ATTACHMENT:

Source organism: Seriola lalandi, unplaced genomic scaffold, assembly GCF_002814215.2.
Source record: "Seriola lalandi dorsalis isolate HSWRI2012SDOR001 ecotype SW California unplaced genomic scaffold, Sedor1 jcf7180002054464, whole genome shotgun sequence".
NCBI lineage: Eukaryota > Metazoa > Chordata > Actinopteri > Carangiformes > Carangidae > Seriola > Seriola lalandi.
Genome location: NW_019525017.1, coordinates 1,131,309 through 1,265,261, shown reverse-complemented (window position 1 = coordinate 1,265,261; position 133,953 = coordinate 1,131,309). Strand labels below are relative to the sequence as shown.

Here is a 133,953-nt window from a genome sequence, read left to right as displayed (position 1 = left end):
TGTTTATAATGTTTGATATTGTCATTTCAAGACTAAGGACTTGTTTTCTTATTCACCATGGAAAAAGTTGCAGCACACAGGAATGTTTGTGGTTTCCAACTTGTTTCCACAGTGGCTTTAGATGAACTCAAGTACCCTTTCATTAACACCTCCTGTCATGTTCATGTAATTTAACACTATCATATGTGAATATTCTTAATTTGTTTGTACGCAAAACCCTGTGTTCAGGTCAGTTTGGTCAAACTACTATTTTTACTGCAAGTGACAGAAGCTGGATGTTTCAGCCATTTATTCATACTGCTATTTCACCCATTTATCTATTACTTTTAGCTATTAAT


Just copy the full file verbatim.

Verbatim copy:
Source organism: Seriola lalandi, unplaced genomic scaffold, assembly GCF_002814215.2.
Source record: "Seriola lalandi dorsalis isolate HSWRI2012SDOR001 ecotype SW California unplaced genomic scaffold, Sedor1 jcf7180002054464, whole genome shotgun sequence".
NCBI lineage: Eukaryota > Metazoa > Chordata > Actinopteri > Carangiformes > Carangidae > Seriola > Seriola lalandi.
Genome location: NW_019525017.1, coordinates 1,131,309 through 1,265,261, shown reverse-complemented (window position 1 = coordinate 1,265,261; position 133,953 = coordinate 1,131,309). Strand labels below are relative to the sequence as shown.

Here is a 133,953-nt window from a genome sequence, read left to right as displayed (position 1 = left end):
TGTTTATAATGTTTGATATTGTCATTTCAAGACTAAGGACTTGTTTTCTTATTCACCATGGAAAAAGTTGCAGCACACAGGAATGTTTGTGGTTTCCAACTTGTTTCCACAGTGGCTTTAGATGAACTCAAGTACCCTTTCATTAACACCTCCTGTCATGTTCATGTAATTTAACACTATCATATGTGAATATTCTTAATTTGTTTGTACGCAAAACCCTGTGTTCAGGTCAGTTTGGTCAAACTACTATTTTTACTGCAAGTGACAGAAGCTGGATGTTTCAGCCATTTATTCATACTGCTATTTCACCCATTTATCTATTACTTTTAGCTATTAAT